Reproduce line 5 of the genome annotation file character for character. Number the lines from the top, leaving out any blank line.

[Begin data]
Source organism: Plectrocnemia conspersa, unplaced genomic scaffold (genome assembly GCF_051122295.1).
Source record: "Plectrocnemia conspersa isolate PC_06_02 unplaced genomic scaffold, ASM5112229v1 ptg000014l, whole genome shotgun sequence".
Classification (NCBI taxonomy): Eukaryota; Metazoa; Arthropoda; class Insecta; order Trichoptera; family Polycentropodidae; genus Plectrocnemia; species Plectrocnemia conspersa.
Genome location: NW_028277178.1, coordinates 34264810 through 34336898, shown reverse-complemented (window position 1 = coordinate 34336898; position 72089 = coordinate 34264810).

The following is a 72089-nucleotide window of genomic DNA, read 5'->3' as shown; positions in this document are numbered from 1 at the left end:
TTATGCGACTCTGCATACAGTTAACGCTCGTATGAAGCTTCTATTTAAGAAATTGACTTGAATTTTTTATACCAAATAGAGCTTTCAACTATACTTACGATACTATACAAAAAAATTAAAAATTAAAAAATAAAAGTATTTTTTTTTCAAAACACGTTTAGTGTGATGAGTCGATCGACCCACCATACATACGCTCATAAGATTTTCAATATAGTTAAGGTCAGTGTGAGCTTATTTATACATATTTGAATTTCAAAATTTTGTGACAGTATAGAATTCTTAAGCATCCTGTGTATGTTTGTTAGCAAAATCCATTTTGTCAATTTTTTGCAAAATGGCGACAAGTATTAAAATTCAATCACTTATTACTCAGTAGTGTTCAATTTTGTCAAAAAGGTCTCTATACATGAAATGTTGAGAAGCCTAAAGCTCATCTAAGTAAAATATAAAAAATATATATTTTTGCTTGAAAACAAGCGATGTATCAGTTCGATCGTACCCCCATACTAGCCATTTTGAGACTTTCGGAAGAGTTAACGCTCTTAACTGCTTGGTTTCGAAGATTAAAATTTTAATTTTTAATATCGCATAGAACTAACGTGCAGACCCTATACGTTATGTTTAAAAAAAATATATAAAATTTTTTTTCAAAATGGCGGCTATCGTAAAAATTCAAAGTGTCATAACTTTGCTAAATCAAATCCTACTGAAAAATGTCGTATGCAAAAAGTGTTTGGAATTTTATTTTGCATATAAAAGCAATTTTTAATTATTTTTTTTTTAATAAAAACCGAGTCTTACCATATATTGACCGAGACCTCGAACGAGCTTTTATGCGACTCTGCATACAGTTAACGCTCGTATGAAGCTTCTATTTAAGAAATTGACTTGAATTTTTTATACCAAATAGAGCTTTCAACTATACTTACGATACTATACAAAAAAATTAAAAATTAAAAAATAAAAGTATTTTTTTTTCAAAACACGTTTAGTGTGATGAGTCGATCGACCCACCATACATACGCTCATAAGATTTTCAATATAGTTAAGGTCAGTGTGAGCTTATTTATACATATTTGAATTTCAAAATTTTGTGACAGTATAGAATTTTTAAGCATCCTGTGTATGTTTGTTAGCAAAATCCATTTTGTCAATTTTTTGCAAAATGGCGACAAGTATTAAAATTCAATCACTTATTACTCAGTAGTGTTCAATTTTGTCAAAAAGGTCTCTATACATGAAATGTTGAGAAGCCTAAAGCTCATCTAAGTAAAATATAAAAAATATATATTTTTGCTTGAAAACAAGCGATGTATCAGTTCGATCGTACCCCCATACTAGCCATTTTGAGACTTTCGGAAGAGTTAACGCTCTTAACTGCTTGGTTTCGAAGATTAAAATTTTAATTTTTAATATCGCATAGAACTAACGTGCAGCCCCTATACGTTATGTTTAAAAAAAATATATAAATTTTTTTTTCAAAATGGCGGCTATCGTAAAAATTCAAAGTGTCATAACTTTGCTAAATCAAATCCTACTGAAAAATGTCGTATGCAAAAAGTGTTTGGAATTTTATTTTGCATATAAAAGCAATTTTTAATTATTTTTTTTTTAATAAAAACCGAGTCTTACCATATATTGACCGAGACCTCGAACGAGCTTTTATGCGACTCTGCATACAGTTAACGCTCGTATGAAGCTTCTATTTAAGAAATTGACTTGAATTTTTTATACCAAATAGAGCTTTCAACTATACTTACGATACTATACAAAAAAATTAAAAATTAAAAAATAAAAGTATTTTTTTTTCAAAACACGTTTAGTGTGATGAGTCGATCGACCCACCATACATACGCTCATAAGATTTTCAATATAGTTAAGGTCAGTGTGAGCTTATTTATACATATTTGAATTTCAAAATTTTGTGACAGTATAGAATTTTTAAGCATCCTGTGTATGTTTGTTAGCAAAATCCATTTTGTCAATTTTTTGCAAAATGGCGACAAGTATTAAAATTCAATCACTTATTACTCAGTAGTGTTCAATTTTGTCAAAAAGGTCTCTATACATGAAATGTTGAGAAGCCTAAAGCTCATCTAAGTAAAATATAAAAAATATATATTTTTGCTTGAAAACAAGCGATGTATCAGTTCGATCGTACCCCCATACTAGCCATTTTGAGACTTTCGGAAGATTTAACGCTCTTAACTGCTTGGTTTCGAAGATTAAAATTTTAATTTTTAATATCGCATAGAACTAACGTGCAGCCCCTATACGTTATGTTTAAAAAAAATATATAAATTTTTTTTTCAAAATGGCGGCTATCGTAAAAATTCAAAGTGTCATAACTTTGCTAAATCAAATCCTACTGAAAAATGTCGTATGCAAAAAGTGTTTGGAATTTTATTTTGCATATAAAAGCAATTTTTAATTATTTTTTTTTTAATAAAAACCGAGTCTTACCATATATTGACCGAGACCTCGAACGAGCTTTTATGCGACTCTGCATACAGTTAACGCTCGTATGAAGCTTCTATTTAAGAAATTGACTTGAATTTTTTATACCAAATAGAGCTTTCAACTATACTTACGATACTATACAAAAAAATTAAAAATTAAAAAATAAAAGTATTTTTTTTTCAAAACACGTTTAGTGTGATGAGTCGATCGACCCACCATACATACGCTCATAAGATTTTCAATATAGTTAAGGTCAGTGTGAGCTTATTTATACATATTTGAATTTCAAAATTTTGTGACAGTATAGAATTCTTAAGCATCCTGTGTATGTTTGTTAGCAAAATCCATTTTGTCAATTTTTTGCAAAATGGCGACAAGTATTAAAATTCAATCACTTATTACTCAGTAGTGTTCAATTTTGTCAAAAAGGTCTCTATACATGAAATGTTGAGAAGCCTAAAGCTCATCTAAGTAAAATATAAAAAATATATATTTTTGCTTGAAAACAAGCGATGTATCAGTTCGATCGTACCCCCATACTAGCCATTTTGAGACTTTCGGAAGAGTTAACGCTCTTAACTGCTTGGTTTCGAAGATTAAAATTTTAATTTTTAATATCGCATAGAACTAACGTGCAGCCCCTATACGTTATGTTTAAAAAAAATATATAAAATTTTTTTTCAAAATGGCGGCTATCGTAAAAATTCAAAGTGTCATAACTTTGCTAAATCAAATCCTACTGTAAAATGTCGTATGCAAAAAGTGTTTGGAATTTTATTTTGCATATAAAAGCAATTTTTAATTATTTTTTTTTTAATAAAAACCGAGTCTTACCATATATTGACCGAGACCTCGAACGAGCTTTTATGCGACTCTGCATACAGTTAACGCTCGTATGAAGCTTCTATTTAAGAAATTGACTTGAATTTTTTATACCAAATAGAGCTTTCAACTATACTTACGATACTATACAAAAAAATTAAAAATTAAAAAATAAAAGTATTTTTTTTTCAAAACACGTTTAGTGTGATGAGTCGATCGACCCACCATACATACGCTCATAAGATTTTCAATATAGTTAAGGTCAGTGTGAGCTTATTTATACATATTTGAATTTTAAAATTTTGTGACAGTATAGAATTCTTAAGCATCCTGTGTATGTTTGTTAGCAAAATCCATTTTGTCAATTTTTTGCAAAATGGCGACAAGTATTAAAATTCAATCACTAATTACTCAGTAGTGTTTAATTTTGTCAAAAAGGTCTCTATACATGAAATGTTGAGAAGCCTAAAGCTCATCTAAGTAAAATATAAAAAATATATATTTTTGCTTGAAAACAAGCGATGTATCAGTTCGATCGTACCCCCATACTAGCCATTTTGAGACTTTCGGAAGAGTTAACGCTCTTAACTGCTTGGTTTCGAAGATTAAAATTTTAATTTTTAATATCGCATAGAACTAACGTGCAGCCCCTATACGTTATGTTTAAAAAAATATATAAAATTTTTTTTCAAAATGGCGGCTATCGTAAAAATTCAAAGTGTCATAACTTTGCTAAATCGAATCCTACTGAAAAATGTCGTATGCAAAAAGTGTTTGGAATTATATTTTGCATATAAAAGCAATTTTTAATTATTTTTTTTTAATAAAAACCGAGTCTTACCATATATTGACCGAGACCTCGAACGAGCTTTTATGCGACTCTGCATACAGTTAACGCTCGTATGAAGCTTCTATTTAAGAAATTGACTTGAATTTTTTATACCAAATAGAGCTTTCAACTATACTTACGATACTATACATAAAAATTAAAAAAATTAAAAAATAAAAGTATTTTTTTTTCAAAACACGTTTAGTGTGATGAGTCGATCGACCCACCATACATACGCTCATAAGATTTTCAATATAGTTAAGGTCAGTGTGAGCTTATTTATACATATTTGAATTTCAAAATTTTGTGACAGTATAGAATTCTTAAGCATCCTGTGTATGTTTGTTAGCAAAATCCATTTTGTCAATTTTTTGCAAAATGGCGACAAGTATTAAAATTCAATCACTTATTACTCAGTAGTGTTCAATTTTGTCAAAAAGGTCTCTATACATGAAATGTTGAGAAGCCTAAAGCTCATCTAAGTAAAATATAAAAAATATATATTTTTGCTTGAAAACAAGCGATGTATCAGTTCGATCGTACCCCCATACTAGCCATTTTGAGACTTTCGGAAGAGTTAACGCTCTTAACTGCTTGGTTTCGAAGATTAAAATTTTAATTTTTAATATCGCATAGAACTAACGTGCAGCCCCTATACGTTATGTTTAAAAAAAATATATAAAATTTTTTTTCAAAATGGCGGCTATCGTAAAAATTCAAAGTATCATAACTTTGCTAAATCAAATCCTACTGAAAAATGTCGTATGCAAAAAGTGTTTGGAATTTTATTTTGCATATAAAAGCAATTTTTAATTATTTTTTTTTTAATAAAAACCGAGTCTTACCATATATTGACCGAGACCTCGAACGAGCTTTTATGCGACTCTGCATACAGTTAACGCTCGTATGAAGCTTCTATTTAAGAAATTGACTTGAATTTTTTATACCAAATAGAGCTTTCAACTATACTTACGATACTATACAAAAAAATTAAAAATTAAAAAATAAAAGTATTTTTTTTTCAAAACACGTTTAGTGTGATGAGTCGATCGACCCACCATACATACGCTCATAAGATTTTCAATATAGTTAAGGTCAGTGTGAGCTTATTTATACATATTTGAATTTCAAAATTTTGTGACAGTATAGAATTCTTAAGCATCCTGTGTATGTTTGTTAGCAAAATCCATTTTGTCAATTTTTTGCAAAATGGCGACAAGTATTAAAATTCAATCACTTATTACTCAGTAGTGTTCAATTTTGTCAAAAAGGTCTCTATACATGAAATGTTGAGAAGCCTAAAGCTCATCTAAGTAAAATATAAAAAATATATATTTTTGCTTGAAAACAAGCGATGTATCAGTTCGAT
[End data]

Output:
The following is a 72089-nucleotide window of genomic DNA, read 5'->3' as shown; positions in this document are numbered from 1 at the left end: